• Body – Provides further explanation, statistics, background, and other relevant details. Generally, the body consists of four to five paragraphs and does not exceed two pages.
  • Quote – Offers a human element.
  • Boilerplate – Gives a short background on the issuing company and typically includes a link to the company’s website.
  • Contact information – Lists a name, telephone number, and email address of the primary person handling media inquiries, should the journalist have additional questions.
  • Close – Lets the reader know the release is finished by inserting “###” or [END] after the boilerplate and media contact information.

After you have finished drafting the release, you will need to seek the required approvals, including any clients mentioned or quoted. This process can take days, weeks or even months depending on how many parties are involved, so plan accordingly. Once everyone has had a chance to weigh in and give their approval, you are ready to issue your release.

TIP: Make your release grammatically flawless. Proofread – and let other people proofread as well – before sending it out.

Who should I send it to?

Instead of blasting a press release out to every journalist you can find an email address for, focus on select journalists who have experience covering your industry. Make sure you understand the writers and editors you’re sending it to by reading past stories that reporter has written to get a feel for what they cover. For greater national impact, consider issuing the press release on a wire service where it will get pick-up on hundreds of news aggregate web sites.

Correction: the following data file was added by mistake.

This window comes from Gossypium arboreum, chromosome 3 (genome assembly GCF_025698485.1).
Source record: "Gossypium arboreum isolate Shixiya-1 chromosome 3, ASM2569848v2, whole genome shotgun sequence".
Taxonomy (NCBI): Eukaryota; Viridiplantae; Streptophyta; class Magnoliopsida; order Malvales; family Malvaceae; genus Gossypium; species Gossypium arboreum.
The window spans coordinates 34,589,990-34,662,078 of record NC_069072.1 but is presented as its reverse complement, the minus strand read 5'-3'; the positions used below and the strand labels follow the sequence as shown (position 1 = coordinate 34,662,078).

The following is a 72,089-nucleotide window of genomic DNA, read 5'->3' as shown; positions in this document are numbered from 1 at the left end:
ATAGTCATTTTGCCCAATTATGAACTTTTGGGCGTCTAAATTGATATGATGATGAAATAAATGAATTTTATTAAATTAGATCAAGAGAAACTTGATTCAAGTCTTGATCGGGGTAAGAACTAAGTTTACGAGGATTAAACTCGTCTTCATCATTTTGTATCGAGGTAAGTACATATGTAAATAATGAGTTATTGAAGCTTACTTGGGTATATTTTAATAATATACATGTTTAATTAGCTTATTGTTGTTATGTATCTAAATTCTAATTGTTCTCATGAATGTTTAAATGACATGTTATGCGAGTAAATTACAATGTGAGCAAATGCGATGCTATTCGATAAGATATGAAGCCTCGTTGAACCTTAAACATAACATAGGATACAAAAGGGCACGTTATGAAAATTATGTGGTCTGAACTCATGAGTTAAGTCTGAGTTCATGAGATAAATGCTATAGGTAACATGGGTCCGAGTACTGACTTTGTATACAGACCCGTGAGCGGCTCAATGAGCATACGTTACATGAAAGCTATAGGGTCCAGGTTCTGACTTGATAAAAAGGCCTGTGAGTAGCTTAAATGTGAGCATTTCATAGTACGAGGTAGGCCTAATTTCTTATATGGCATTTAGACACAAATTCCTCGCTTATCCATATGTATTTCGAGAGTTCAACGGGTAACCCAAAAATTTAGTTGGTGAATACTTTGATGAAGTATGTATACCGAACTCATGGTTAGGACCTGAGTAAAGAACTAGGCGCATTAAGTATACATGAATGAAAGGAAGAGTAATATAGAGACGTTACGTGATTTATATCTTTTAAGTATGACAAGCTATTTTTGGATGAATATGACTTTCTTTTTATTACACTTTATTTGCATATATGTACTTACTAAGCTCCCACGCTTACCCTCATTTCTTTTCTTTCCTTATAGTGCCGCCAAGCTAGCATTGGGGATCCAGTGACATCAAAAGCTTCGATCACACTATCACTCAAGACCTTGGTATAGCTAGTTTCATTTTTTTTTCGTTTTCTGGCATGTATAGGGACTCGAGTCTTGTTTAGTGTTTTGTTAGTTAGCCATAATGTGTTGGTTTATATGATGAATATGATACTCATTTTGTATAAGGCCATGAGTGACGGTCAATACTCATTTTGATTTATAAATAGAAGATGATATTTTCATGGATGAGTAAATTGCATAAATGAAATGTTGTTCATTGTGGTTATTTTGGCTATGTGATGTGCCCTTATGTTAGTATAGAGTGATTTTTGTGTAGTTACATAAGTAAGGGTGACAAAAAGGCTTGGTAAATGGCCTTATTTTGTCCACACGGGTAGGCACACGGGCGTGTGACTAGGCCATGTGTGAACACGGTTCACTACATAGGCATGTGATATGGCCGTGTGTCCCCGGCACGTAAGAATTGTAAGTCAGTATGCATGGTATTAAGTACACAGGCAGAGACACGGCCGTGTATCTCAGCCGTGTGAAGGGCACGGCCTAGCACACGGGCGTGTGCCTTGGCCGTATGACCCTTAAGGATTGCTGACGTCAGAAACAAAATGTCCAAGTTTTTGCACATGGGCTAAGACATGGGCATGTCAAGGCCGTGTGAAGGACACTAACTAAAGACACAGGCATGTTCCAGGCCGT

TIP: Choose your media list carefully. Identify editors and reporters who would be most interested in what you have to say and confirm the publication accepts press releases. Some publications have a general email address for press releases. For example, reaches all of the editors at High-Profile Monthly.

Go beyond just a release

The text of your completed release can be repurposed into a number of marketing vehicles. Why not turn the information into a case study to post on your website? How about a blog post about your news nugget? Or grab the most interesting pieces of news and create a series of tweets? If your release has been picked up, share the story on LinkedIn. The life of a press release is long, so craft a carefully thought out, properly formatted, flawlessly written, and precisely targeted press release to get your firm’s message out across multiple channels.

Susan Shelby, FSMPS, CPSM


Susan Shelby, FSMPS, CPSM, is the president and CEO of Rhino Public Relations, a full-service PR and marketing agency focused on meeting the unique needs of professional services firms. Rhino PR offers customized services based on each individual client’s goals and budget. Susan received the 2016 SMPS Boston Marketing Professional of the Year Award, which honors marketing excellence in the A/E/C industry. Follow her @RhinoPRBoston or visit for more information about how Rhino PR can help you take charge of your PR.